# Negative long term effects of wage cap, especially on purpose of money?

It can be figured that a wage cap could have some noticeable short term effects - mainly, those who are higher paid will not receive as much money anymore, meaning less spending by the richest in the economy (who also happen to own a large portion of the economy's wealth) and more economic downturn for companies.

However, the market could normalize after this as the money earnt by a nation's richest would eventually be more evenly distributed amongst others, hence they would spend more, canceling the downturn.

My question is how will a wage cap (a limit on the amount of income that can be possibly earnt in a year) have negative long term effects that will not be countered by more equal spending in the economy, as provided in the example?

Mainly, I am interested in how will this affect the purpose of money. Would the power of money possibly be restricted in a noticeable way that leads to negative effects in the long-term? Would there also be other negative effects, both on the macroeconomic and microeconomic scale, that would last in the long-term and prove difficult to counter?

However, the market could normalize after this as the money earnt by a nation's richest would eventually be more evenly distributed amongst others, hence they would spend more, canceling the downturn.

Wage cap is not an redistribution measure. It’s an measure aimed at reducing inequality but without any direct redistribution.

For example, suppose you have Peter and Paul, Peter earns 10000\$per month and Paul 1000\$ per month. If there is wage cap 5000\$, Peter will earn 5000\$ and Paul is still earning only 1000\$. Hence there is no direct redistribution effect even though inequality is now lower. So there will not necessarily be any more spending in an economy. That assumption is completely false and would hold for income tax that redistribute money from rich to poor but not for wage cap. In fact most likely there will be less spending in the economy as result of wage cap. Regarding other long term effects of wage cap, it would severely depress the labor supply of people to whom it applies to. Wage cap is de facto equivalent of confiscatory tax that confiscates any income above certain level, but it is even worse as government does not even get any revenue, from it. If a person does not earn any income for their labor above certain level they will have no incentive to work anymore (aside from maybe the fact that they enjoy their work). Hence their labor supply will be depressed. They will spend less time at work and more time enjoying some leisure activities. This can have serious impact on economy as usually people who earn more in market based economies are those people who are more productive. Highly skilled doctors, managers, scientists etc, decreasing overall productivity of the economy. Moreover, such measure would create a permanent supply shock (as long as it would be in effect) permanently lowering the level of GDP and hence also the material welfare of people in given country. It could also impact the growth of the economy, as endogenous theory of economic growth says that human capital formation can be very important driver of economic growth and since people tend to earn more the more human capital they have this would depress the human capital formation for the very brightest who would be affect by such a measure. Also as a side note, I don’t really know any public economists who would approve of wage cap. The reason for that is that in fact if you care about redistribution you want as many people with high incomes as possible so then you can tax their incomes and raise the welfare of the poor through redistribution. • The question is what happens to the other$5000 that isn't going to Peter? Mar 16 '20 at 13:05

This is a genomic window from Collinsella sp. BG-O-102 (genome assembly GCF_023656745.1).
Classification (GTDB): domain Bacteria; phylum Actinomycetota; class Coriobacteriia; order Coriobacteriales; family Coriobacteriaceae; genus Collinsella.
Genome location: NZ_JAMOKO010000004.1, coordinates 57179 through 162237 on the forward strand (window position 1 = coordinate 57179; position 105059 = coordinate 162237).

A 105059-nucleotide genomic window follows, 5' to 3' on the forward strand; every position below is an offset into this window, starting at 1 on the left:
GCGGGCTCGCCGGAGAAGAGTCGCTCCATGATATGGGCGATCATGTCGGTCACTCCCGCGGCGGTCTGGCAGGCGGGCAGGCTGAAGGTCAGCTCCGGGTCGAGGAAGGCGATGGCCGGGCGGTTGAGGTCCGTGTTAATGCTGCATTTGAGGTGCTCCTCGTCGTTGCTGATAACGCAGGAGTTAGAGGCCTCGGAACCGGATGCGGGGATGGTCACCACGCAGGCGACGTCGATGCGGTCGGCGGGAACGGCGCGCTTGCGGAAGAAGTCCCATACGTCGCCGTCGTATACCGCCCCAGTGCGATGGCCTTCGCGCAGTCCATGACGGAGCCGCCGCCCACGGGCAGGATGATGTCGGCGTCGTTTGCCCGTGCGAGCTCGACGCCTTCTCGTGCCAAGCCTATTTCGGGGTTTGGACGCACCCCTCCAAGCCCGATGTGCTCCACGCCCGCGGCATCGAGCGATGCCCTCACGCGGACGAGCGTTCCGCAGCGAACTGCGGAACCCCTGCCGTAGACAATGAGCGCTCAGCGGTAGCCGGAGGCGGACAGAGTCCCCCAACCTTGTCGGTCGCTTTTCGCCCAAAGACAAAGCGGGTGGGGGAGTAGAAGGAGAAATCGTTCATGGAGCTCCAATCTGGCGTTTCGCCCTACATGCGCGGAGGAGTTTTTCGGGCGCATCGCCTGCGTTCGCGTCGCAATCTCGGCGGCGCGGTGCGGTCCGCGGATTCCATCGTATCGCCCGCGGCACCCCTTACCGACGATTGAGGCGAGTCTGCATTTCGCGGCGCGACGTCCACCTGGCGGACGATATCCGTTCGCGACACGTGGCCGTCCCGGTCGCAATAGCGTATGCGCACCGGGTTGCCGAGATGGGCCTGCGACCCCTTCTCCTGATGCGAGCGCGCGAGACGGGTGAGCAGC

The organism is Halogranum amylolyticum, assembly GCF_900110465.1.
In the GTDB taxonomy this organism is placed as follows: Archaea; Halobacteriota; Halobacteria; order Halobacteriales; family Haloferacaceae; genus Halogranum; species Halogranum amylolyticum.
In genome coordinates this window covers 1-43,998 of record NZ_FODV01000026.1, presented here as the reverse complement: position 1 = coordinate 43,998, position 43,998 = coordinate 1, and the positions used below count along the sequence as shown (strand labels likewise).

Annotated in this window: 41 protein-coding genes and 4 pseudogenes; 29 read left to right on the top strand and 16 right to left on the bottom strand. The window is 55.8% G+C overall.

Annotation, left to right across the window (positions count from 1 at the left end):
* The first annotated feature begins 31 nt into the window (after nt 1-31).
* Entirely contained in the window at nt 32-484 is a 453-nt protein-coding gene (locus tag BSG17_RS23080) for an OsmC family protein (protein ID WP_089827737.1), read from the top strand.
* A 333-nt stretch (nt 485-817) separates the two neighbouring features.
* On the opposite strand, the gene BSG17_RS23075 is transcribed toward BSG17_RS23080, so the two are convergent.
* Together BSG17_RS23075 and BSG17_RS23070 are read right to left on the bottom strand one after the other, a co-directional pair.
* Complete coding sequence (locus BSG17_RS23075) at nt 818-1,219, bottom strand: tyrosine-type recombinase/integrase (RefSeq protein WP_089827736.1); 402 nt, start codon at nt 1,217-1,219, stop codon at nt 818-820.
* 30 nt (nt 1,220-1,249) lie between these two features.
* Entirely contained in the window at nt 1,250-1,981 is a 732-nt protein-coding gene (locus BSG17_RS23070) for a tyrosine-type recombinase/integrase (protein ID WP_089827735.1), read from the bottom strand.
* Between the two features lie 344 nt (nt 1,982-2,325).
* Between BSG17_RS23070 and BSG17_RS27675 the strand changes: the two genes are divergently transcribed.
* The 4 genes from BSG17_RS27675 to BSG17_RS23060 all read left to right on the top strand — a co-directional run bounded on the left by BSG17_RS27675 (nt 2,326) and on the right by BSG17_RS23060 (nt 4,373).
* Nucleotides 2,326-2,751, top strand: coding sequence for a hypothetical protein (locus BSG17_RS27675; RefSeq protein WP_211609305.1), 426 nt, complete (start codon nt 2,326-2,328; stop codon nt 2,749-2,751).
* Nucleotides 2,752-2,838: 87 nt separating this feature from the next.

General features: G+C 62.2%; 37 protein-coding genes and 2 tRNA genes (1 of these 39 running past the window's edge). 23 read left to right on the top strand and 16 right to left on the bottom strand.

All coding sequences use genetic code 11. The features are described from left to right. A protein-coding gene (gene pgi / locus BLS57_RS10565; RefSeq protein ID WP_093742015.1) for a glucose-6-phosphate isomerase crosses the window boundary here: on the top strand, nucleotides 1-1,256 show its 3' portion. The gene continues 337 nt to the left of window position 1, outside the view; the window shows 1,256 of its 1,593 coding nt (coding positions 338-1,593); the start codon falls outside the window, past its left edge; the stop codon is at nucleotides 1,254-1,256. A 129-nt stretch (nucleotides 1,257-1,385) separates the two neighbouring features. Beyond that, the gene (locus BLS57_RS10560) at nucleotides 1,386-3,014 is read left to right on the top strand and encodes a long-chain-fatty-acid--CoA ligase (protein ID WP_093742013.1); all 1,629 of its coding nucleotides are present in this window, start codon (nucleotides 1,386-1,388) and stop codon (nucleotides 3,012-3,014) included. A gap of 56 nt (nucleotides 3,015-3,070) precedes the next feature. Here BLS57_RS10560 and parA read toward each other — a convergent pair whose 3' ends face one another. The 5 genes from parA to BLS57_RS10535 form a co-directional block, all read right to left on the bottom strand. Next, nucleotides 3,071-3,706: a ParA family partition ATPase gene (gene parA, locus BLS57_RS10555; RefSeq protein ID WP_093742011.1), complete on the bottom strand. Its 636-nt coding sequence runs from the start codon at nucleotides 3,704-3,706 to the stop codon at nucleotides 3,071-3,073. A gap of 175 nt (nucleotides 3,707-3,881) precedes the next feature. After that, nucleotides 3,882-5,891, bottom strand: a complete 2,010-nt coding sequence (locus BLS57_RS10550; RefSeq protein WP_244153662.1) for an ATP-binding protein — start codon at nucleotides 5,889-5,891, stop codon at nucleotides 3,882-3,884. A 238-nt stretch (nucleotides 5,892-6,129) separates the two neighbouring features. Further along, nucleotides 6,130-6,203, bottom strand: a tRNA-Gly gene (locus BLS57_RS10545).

• @user253751 it’s not created. In market economy people are approximately paid their marginal product (there might be some deviations depending on market parameters), meaning if Peter earns 1000 it is because his marginal productivity per month is 1000$, imposing wage cap on Paul does not increase Peters productivity (now assuming away for a second potential general equilibrium effects that could be in play which could go either way). People earn their wage because they create new value worth their wage not because there is some pie that’s being sliced up - the 5000 is not anymore being created – 1muflon1 Mar 16 '20 at 13:15 • As if wage cap is imposed Peter is no longer going to supply so much labor to the market to create 10000$ value but only enough to create 5000$value because that’s his new wage (as mentioned in the answer there could be some psychological effects maybe Peter loves his job, but these are small enough to be assumed away), meaning whereas previously economy was producing 11000$ of value now it will be producing only 6000$of value 1000$ will go to Paul and 5000 to Peter (in previous comment I accidentally interchange the names sorry for that)
– 1muflon1
Mar 16 '20 at 13:20
• Several things seem possible. One of them is that Peter works 20 hours a week instead of 40. Another is that Peter's wage is now half but he still works 40 hours a week and his employers has \$5000 less expenses. If Peter is an employer, he might not choose to stop growing his company just because his profits reach \$5000/week, because there are other things he would gain besides money (e.g. fame). If Peter is an employer, he might hire a family member or friend to do nothing for an extra \\$5000/week. All sorts of possibilities, which is why you need to convince us your one is right Mar 16 '20 at 13:20
• If Peter's field gets a reputation of "you only need to work 20 hours" it might encourage more people to train in that field, too. Mar 16 '20 at 13:21